New Mexico Adult-Use Bill Stalls in Senate; Gov. Lujan Grisham to Call Special Session

Cannabis legalization remains unfinished, but governor applauds legislative efforts and supports getting the job done right.

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March 22, 2021

W. Scott McGill | Adobe Stock
The clock struck 12 on March 20 and New Mexico Gov. Michelle Lujan Grisham still didn’t have an adult-use cannabis bill on her desk.

House Bill 12, which cleared the lower chamber of the state legislature, 39-31, on Feb. 26, would legalize adult-use sales and consumption for those 21 and older, allow possession of up to 2 ounces of cannabis flower or 16 grams of cannabis extract, levy a 12% excise tax on cannabis and provide reinvestments toward communities disproportionately affected by prohibition.

The Senate had until noon on Saturday, which marked the end of the first 60-day session of New Mexico’s 55th Legislature, to send the legalization initiative to Lujan Grisham for a signature, but the upper chamber postponed floor debate and focused on other bills, according to the Associated Press.

Lujan Grisham plans to call the New Mexico Legislature into a special session on a tentative March 31 to finish working on legalizing adult-use cannabis, she said in a press release Saturday.

“Legalized adult-use cannabis is one of the best moves we can make in our work to build a bona fide 21st century economy in New Mexico,” Lujan Grisham said. “And New Mexicans are more than ready: poll after poll has demonstrated that our state wants this opportunity.”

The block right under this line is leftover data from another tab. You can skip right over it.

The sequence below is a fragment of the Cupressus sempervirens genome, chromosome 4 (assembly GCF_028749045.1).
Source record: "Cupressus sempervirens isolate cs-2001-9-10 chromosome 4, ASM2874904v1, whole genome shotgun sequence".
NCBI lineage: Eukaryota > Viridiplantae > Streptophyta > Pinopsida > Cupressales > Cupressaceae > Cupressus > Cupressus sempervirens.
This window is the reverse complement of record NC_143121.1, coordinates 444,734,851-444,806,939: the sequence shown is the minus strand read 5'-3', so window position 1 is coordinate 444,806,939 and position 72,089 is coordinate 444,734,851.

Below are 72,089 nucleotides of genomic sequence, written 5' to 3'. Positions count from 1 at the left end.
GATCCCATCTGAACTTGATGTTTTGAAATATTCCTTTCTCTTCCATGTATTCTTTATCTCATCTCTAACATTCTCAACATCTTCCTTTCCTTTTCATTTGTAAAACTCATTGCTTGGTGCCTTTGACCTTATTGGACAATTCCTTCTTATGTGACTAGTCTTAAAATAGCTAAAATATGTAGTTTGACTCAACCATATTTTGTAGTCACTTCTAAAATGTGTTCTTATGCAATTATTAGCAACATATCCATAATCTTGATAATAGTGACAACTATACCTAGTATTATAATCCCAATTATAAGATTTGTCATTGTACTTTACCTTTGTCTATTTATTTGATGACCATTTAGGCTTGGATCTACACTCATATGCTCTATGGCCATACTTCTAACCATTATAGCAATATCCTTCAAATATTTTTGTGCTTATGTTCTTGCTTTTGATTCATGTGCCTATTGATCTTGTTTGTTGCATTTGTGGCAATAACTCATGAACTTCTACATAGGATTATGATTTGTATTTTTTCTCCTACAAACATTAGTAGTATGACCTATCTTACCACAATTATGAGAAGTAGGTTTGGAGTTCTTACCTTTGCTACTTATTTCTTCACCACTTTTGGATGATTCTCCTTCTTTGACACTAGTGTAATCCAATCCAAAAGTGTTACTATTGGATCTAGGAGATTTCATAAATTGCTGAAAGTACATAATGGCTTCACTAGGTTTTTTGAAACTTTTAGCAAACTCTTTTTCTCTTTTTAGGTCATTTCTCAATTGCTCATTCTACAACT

Nearly 75% of New Mexicans approve of cannabis legalization with provisions in place to ensure tax revenue is reinvested back into communities, including 94% of Democrats, 93% of Independents and 46% of Republicans, according to the Drug Policy Alliance.

“But rushing through amendments in the final hours of a session, when there’s a mountain of other very important work to be done, is not the right way to do something of this magnitude,” Lujan Grisham said. “No doubt the remote nature of this session, with public health safeguards in place, has slowed some items, though I applaud the legislature and staff for their incredible perseverance and productivity in the face of challenging circumstances.”

Proponents of broad cannabis reform in New Mexico have locked horns over varying means to legalization, including taxation, public safety, licensing and regulatory oversight, according to the AP.

Since the New Mexico Constitution does not afford direct voter approval of statutes, cannabis legalization is in the hands of lawmakers, which was the same boat states likes Illinois and Vermont rowed during their legalization processes, according to the AP.

After the New Mexico Senate faltered its legalization efforts on Saturday, Rep. Javier Martínez, who sponsored H.B. 12 with Reps. Andrea Romero and Deborah A. Armstrong, said in a tweet, “We’re closer than ever on cannabis, and I expect that we will get it done sooner rather than later without sacrificing our core principles of racial equity and justice.”

According to Martínez, economic projections indicate that adult-use legalization would create more than 11,000 jobs and generate $28.6 million in tax revenue in the first year of implementing a program, which H.B. 12 aimed to activate no later than April 1, 2022.

Piggybacking Martínez’s comments, Lujan Grisham said New Mexico legislators will finish the job.

“I believe legalization will be one of the largest job-creation programs in state history, driving entrepreneurial opportunities statewide for decades to come,” she said. “I look forward to continuing to work with lawmakers to get the job done and done right.”